Instead, spring for a stay at an adorable, pueblo-style hotel, like the following:

  • The Old Santa Fe Inn is a family-owned property just four blocks from the historic Plaza. A single queen averages $89-$209 low/high season, and includes a full breakfast and complimentary parking; pet friendly.
  • The Santa Fe Sage Inn (free parking, continental breakfast, shuttle, and pet-friendly; double queen $45-$135 low/high season) is located across the street from the thriving Railyard Arts District/farmers market near downtown and the Plaza.
  • The Santa Fe Motel & Inn has free parking and full breakfast, and is a homey little gem near the Plaza and Convention Center, for $89 to $145 a night (standard room; low/high season rates).

Note that low season in Santa Fe is between November and March, excluding major holidays, but can start earlier, depending upon the hotel property. Be sure to ask when making reservations; click here for information on year-round specials.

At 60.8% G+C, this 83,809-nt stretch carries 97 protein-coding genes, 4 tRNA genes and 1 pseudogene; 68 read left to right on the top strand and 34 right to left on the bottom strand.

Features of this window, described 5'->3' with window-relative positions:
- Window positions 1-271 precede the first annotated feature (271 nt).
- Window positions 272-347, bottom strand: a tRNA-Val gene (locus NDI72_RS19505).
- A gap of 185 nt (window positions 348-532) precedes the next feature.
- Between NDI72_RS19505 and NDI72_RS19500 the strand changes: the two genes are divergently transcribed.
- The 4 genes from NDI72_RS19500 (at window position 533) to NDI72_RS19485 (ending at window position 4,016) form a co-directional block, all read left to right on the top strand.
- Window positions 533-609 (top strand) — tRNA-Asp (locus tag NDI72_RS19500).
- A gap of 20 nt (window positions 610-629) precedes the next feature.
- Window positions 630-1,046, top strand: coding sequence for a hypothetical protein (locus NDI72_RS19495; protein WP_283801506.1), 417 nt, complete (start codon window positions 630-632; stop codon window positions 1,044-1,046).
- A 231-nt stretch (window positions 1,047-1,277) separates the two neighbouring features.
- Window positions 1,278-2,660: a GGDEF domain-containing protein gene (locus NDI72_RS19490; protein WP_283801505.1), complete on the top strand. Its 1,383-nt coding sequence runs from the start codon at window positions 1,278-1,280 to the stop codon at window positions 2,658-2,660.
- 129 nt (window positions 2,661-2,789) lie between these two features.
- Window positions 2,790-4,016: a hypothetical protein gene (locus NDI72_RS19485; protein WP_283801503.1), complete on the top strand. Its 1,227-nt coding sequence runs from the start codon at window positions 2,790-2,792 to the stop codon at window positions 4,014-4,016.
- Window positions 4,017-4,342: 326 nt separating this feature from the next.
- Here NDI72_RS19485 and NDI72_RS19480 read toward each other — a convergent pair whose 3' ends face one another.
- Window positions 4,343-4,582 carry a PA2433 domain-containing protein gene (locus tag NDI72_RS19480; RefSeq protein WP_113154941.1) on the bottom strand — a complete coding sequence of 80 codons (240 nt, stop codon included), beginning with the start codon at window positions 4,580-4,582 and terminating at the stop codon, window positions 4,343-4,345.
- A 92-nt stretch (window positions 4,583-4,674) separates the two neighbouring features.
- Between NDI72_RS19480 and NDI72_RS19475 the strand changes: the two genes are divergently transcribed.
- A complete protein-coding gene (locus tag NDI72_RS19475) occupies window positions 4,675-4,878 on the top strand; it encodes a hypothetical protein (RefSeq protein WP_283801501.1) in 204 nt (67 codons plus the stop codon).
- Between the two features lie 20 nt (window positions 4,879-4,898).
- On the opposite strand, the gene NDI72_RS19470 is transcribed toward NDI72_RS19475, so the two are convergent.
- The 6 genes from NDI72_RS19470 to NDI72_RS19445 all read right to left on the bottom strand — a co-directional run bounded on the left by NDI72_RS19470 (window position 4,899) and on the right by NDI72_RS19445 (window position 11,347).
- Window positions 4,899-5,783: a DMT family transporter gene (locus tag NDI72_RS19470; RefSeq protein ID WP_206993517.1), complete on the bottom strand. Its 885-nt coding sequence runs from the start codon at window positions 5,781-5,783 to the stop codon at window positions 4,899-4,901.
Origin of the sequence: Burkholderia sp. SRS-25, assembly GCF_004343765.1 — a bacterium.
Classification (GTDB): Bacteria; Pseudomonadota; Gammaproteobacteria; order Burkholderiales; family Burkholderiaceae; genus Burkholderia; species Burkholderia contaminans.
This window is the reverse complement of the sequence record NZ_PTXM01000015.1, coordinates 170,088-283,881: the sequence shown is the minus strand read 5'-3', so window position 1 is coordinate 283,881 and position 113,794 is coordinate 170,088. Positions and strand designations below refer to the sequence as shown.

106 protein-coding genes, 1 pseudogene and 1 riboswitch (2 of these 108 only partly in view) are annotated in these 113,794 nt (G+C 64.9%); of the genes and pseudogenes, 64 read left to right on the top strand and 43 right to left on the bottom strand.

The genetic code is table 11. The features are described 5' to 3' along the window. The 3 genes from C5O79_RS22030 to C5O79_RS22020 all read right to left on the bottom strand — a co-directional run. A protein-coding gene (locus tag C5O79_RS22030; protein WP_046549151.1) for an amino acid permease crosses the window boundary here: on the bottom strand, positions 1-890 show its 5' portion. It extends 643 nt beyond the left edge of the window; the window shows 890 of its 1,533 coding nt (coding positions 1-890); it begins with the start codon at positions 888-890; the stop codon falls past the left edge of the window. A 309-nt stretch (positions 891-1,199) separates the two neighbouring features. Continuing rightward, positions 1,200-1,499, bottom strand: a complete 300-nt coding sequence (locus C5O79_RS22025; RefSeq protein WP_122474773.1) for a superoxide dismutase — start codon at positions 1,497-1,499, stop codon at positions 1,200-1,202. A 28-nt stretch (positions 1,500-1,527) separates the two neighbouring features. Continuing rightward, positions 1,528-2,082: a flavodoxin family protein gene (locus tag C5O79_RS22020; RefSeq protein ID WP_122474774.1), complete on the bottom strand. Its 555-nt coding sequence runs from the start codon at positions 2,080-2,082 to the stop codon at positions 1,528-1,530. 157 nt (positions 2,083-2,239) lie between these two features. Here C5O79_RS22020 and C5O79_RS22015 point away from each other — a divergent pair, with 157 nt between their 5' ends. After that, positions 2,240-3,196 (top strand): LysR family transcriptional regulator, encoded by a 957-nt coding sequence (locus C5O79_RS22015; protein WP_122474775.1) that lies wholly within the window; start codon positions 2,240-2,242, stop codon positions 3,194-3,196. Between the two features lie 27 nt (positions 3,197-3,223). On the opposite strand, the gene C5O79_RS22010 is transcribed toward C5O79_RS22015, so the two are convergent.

Eating and Drinking
Everyone loves to splurge on a great meal, but New Mexican cuisine is about as rustic and homely (in the true sense of the word) as you can get. It’s also insanely delicious, addictive, and filling, so those with small appetites can easily get by on one big meal a day (if you count your free hotel breakfast). Gluttons like me still have to work at finding room for three squares, but given the plethora of excellent restaurants in town, you’ll want to pace yourself. And be aware that the hole-in-the-wall spots are where the locals prefer to eat on a regular santa fe plazabasis. The farmers market, which runs Saturdays year-round, is world-class.